taking the words of Jesus seriously

Earlier this week Rev. Nadia Bolz-Weber tweeted a call for a liturgy for the pastors who have and are, in an act of rejecting Christian nationalism, removing American flags from their churches.  

This hit close to home for me, as my church, pastored by my father, removed the flag from our sanctuary a year or so ago.  I did not think this should have been a contentious issue—it seemed bizarre to me that the flag had ever found its way into the sanctuary in the first place, but it caused intense division and we lost long-term members over it.  I was angry.  This church was a place where I have found solace and comfort that I had previously thought absent from Christianity, and it pained and angered me to see people I loved so divided over the removal of a flag from a holy space where it never should have been.  

This distinctly unholy American mingling of love of God and love of country has tarnished the reputation of the church and muddied the message of the Gospel.  If we worship our nation—and make no mistake, the level of neglectful patriotism demanded and adhered to by many Americans is, indeed, worship—and choose to be willingly blind to our collective sins, we are no better than the rich man that spoke to Jesus, and could not bear to part with his wealth.  If we choose patriotism over peacemaking and confuse American values for biblical ones, we have forfeited our witness.  We have lost our saltiness, and cannot be made salty again without a fundamental shift in values. If we want to be taken seriously by our neighbors, if we want—as we claim—to be the hands and feet of Jesus, we must do better. 

Liturgy for the Flag Removers

God our Father

Meet us in these spaces

That are holy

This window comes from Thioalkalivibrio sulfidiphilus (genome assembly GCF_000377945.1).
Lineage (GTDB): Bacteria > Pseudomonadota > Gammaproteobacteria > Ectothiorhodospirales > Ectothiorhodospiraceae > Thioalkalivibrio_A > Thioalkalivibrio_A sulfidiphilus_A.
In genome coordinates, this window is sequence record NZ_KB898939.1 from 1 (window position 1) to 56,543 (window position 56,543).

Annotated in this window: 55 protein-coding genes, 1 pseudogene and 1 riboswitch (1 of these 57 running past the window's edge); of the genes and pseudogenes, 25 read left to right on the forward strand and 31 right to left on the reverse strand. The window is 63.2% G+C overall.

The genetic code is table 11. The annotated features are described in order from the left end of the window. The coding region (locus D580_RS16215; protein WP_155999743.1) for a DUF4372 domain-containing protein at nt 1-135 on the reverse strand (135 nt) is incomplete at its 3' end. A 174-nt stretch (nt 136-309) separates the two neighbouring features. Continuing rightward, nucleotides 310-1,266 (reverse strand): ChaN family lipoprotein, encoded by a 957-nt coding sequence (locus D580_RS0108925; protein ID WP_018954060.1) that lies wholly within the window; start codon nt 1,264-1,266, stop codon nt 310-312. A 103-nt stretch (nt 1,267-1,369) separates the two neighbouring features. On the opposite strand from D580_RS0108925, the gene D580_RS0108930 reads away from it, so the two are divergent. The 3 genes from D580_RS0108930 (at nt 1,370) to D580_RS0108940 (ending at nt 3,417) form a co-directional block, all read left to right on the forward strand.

And wholly yours

On American soil, yes,

But soil that was first 

Shawnee and Cherokee and Chickasaw.


God our Mother

God who crosses borders by night 

And cradles babies in her arms

On the cold floors of detention centers 

Show us our sins.

Show us the harm we have done

By both our action and inaction.

May our hearts break at the families

We have torn apart and 

The neighbors we have abandoned. 

May our broken hearts move us to 

Tired arms and calloused hands.

READ: Nationalism and the Undermining of Global Missions

Holy Spirit, 

Remind us that there is 

No such thing as a Christian nation.

Do not allow us to hide behind

Flags and banners 

And disguise atrocity 

And cruelty 

And ignorance

And selfishness

As patriotism.


Remind us that you are not

An American God

Clothed in red white and blue

Any more than you are a 

Ugandan God

Chinese God

Chilean God

Russian God

Guatemalan God.


Remind us of your teachings:

To love our enemies

And turn our cheeks

And feed the poor

And welcome the stranger. 

To be peacemakers

And wound-binders

And servants. 


Remind us that you walked in sandals

Not cowboy boots

And that pulling ourselves up 

By our bootstraps 

Was not part of the beatitudes. 

There is no space for manifest destiny 

In the Good News of the Gospel.


Lord have mercy

On we who have sought 

Hollow solace 

In the shadow of the flags

That stand (imposters)

On sanctuary stages. 

May we not litter our 

Sacred spaces with

The flags that we do not

(Ought not)



Christ have mercy 

On our American dreams. 

Replace them with

Hunger for righteousness 

And justice.

May we chase after peace 

In lieu of picket fences. 



About The Author


Meagan Ruby Wagner lives in the Midwest with her husband, their three children, three dogs, and a multitude of barn cats.  She writes about motherhood and faith.  When she is not chasing three small children around, she is usually poking around in the garden. 

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